|Add Key Protect|
Adding Key Protect to your Kubernetes ClusterEnabling a cluster to use an existing Key Protect instance can be done in the IBM Cloud console or on the command line. In the console go to your Kubernetes cluster overview, select a cluster and in the overview section should be a new button to enable Key Protect:
|Enable Key Protect for Kubernetes|
You are guided through picking a Key Protect service and root key (assuming you already have both). On the command line, there is a new subcommand for the Kubernetes service plugin to enable Key Protect. The help option has links on how to obtain the parameter values:
ibmcloud ks key-protect-enable --cluster henrik-cluster01-de --key-protect-url keyprotect.us-south.bluemix.net --key-protect-instance cc286-a6a0-3e0de0f33b12 --crk 5aac9fe7-3f87-4333-a8858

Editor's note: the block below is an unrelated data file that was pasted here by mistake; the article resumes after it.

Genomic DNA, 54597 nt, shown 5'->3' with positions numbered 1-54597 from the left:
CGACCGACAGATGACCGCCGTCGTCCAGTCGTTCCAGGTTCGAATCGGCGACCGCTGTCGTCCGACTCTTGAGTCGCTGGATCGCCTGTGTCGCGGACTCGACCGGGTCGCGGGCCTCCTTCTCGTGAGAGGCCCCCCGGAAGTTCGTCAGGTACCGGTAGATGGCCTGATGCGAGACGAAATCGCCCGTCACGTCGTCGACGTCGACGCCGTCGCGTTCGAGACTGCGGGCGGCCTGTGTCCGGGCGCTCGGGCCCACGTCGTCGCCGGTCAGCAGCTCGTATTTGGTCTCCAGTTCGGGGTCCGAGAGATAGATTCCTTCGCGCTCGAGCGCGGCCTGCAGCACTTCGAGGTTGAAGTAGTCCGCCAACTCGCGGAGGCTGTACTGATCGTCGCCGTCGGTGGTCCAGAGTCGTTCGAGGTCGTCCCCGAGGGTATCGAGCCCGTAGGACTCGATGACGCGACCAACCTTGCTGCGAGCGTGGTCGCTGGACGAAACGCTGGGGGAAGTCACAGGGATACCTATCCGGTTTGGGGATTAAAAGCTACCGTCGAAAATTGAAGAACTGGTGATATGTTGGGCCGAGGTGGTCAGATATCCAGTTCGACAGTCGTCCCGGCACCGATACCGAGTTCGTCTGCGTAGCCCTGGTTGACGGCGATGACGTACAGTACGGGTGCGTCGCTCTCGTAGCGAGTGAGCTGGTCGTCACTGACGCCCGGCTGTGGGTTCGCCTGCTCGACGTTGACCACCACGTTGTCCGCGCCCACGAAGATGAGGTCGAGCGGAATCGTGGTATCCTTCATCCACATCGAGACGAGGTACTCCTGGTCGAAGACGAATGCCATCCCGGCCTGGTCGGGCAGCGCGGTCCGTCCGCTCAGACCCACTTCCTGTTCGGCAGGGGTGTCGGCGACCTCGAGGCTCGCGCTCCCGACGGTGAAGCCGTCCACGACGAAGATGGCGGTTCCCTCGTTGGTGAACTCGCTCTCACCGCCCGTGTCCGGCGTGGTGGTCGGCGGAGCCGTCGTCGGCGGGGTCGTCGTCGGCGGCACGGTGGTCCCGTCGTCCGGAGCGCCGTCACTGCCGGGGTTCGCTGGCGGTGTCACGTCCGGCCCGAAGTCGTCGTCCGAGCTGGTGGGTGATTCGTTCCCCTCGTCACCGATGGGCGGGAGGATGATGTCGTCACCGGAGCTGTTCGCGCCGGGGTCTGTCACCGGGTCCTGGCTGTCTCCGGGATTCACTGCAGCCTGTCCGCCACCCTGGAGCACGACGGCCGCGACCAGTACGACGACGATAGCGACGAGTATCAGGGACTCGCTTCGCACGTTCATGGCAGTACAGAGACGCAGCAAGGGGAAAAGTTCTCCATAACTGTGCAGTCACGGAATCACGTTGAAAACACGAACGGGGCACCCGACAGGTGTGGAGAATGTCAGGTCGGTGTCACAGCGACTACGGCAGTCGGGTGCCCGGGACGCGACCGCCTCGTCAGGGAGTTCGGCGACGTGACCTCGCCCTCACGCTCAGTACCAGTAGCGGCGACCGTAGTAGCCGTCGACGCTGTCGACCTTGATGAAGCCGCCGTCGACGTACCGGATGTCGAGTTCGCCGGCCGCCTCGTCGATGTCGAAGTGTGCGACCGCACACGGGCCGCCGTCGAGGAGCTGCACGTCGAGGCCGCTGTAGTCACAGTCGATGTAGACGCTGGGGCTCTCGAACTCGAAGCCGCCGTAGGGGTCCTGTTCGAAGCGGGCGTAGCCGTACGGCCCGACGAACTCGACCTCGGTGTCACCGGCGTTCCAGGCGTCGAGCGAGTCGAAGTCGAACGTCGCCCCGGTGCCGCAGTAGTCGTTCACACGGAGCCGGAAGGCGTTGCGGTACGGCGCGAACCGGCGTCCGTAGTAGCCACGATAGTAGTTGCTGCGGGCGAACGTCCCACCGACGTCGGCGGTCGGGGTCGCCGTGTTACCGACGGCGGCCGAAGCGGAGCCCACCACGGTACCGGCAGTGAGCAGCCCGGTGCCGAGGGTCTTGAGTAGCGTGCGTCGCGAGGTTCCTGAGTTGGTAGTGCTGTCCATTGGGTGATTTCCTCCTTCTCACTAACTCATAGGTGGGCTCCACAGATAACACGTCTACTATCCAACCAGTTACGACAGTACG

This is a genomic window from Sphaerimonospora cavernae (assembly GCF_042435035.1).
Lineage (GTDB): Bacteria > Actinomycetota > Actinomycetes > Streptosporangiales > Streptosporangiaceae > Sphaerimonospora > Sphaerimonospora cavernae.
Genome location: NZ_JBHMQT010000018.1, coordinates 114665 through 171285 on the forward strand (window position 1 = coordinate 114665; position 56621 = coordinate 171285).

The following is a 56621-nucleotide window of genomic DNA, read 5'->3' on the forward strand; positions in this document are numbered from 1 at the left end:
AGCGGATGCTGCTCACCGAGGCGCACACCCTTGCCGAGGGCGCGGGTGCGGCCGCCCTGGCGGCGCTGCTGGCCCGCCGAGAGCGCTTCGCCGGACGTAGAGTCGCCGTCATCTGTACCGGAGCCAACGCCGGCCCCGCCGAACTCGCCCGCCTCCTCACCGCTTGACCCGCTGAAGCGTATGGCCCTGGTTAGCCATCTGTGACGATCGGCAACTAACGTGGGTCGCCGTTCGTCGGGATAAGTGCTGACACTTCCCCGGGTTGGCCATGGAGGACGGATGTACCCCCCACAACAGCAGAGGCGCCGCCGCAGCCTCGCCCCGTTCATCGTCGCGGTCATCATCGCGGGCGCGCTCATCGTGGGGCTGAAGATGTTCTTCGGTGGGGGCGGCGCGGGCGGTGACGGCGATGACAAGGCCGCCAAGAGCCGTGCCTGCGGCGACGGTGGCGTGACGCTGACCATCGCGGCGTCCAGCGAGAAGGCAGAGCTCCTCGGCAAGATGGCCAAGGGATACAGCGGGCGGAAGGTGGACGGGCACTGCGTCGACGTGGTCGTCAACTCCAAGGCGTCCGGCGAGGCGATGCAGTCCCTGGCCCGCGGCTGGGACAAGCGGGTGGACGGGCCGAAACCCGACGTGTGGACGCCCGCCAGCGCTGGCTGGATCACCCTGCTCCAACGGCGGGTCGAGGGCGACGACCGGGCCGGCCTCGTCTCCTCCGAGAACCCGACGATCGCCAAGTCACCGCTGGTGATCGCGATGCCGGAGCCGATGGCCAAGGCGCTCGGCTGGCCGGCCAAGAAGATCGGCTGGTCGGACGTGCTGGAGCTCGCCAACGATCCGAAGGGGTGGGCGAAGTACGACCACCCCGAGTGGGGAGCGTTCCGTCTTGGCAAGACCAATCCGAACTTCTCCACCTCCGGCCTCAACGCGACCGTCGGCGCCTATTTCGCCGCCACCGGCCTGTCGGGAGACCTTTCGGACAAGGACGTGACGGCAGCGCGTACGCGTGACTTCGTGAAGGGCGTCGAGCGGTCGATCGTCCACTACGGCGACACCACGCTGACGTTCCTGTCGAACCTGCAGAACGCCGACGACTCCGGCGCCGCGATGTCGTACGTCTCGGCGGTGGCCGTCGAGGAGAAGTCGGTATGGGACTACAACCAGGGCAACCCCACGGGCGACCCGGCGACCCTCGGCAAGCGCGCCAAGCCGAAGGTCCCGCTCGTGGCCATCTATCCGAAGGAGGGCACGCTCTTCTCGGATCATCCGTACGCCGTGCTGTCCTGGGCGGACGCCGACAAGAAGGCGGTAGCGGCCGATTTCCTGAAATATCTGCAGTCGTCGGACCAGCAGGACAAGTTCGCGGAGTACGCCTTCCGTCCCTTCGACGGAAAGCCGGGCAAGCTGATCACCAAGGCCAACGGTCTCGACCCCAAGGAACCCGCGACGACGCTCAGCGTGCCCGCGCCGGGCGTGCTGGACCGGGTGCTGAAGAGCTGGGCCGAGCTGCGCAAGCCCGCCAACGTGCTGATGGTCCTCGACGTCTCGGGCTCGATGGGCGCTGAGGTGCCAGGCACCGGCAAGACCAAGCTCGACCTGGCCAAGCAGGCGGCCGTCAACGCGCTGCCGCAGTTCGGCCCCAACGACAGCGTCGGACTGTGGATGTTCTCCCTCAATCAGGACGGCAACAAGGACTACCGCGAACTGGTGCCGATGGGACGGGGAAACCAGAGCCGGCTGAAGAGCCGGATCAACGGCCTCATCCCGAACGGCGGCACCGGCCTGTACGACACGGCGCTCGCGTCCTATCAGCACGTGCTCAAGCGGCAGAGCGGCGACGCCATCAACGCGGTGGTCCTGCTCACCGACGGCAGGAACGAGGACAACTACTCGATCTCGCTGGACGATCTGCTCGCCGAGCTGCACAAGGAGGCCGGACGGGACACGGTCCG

Finding out that Key Protect is enabledAfter you enabled a cluster to use Key Protect, the next obvious question is to prove it. How do you find out that it is indeed turned on? In the console, go to the cluster information again:
|Key Protect is enabled|
ibmcloud ks cluster-get henrik-cluster01-de --json
The "--json" flag is handy for scripting in toolchains.
SummaryEnabling Key Protect to use your keys for encrypting confidential data, secrets, in a Kubernetes cluster is easy. Few clicks or a single command add extra security and look nice in compliance audits... ;-)
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